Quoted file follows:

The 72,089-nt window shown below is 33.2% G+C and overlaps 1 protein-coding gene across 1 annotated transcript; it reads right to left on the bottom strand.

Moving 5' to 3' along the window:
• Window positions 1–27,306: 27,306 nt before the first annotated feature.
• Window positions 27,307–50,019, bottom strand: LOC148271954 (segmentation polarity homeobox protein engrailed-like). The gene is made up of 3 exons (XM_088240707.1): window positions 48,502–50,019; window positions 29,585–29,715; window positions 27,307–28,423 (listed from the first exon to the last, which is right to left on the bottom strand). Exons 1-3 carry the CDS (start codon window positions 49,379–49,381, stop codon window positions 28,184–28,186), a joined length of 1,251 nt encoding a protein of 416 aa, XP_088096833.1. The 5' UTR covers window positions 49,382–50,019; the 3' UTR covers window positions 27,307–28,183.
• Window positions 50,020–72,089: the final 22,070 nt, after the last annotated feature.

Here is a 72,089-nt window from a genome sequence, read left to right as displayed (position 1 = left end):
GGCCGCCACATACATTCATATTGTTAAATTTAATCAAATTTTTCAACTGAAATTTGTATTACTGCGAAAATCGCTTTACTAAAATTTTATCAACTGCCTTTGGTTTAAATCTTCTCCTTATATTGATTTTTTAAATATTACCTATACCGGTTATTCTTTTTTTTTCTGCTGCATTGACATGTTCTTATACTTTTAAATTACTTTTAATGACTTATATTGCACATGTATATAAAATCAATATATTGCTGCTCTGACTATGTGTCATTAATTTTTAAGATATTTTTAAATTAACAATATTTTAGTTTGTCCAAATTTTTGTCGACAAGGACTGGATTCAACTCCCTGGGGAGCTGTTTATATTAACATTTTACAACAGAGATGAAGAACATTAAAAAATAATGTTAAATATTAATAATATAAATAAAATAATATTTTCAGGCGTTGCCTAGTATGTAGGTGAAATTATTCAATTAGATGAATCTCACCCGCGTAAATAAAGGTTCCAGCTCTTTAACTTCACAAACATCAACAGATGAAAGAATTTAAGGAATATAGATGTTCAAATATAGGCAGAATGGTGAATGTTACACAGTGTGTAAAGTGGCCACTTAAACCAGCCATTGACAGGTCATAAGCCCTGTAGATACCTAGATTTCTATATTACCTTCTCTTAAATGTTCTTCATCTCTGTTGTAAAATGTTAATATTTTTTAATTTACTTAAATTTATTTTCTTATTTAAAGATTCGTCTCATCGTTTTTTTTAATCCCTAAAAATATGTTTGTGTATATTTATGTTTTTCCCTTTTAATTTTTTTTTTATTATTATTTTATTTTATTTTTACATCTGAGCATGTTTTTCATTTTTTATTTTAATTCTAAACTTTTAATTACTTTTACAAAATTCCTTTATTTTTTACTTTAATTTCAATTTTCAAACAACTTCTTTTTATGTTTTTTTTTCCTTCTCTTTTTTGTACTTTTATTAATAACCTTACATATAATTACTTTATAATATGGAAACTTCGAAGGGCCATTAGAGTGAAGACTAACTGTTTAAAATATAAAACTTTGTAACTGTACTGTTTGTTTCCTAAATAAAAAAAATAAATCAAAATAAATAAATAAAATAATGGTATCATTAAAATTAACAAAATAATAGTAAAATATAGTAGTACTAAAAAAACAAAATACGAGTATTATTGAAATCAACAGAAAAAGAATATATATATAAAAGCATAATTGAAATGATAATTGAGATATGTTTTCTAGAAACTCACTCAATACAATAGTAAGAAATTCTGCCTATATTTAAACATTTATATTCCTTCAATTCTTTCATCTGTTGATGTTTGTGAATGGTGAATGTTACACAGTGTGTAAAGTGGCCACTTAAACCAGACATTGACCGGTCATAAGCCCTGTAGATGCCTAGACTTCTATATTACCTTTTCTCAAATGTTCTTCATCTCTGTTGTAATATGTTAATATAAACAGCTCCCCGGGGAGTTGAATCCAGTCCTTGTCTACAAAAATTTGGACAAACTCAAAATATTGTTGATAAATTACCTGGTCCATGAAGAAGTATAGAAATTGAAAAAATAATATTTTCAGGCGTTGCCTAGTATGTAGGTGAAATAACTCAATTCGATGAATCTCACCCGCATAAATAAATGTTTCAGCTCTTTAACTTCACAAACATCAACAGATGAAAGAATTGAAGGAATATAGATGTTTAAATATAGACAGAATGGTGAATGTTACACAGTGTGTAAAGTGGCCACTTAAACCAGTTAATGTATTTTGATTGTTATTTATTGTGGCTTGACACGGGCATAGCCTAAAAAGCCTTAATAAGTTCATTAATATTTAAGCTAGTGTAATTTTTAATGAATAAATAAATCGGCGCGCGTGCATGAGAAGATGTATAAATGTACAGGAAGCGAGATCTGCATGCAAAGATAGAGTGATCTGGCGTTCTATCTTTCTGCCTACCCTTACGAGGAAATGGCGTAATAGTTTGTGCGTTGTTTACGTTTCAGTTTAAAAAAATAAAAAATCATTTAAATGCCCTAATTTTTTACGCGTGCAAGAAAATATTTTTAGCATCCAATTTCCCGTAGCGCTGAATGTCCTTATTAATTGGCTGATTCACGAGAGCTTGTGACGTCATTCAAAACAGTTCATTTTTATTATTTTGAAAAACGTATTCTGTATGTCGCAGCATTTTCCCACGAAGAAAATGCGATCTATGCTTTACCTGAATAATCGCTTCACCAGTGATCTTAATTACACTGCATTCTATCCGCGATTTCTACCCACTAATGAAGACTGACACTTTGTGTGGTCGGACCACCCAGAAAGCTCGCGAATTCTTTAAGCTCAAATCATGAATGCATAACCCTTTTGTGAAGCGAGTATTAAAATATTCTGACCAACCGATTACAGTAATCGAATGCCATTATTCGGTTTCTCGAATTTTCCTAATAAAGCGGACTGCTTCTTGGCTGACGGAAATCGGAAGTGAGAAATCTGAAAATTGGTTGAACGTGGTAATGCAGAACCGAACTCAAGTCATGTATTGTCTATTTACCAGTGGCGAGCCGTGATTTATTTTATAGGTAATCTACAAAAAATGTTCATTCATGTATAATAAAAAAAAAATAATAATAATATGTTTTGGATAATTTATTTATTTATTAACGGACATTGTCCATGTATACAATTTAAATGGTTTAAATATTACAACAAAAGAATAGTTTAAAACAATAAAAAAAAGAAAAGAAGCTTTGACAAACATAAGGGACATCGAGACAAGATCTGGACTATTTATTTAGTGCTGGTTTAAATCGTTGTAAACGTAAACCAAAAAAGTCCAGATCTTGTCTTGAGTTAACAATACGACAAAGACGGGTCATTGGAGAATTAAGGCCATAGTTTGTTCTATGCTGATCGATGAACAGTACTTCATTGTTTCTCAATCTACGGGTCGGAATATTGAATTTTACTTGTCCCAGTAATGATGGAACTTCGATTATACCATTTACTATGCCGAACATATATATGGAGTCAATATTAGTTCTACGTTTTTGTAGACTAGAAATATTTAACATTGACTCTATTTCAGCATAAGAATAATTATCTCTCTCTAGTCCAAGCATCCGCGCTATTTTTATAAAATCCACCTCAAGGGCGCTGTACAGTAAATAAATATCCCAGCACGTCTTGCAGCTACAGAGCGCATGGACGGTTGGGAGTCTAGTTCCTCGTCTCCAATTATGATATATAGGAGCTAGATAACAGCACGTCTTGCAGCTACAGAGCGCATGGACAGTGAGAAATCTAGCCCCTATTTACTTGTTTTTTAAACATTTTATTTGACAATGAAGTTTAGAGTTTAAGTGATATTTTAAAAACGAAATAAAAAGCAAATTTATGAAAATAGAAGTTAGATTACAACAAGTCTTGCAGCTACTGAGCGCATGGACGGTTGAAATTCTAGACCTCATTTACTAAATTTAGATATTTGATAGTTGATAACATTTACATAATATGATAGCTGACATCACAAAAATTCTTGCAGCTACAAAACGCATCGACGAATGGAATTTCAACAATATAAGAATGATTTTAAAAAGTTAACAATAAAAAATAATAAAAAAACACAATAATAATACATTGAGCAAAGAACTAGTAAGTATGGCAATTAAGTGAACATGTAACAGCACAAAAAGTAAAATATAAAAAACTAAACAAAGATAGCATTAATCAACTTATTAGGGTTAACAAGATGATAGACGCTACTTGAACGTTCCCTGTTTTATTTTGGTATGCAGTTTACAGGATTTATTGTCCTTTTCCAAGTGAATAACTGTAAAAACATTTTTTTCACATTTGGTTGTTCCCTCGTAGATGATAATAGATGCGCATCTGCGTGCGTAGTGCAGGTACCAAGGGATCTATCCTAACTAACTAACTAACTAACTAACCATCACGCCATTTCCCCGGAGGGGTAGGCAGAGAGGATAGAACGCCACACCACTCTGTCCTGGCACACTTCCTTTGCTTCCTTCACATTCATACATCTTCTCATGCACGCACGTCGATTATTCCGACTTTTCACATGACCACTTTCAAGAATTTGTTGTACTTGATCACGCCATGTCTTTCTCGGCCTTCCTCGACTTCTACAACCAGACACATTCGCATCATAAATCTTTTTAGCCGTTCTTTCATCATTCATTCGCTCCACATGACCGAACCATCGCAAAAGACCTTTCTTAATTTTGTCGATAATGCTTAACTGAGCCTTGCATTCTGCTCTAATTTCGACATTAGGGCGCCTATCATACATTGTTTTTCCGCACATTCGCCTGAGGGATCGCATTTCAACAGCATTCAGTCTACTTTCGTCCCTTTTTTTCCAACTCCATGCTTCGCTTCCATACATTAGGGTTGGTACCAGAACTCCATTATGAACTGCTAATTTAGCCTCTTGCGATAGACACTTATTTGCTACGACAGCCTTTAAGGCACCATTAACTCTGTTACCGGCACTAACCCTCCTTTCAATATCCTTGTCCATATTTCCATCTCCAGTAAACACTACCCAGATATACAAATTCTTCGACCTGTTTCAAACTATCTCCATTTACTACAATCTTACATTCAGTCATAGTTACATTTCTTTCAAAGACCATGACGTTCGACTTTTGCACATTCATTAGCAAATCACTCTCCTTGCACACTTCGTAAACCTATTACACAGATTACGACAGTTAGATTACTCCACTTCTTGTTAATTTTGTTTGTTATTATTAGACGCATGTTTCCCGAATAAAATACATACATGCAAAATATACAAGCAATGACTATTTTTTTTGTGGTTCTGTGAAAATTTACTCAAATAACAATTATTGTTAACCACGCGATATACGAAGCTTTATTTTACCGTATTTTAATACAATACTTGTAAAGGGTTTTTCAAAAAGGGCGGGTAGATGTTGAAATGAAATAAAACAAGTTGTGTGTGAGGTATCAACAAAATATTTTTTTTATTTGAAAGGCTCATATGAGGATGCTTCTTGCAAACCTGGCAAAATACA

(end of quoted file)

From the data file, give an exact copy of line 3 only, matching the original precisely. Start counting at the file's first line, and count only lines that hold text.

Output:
• Window positions 1–27,306: 27,306 nt before the first annotated feature.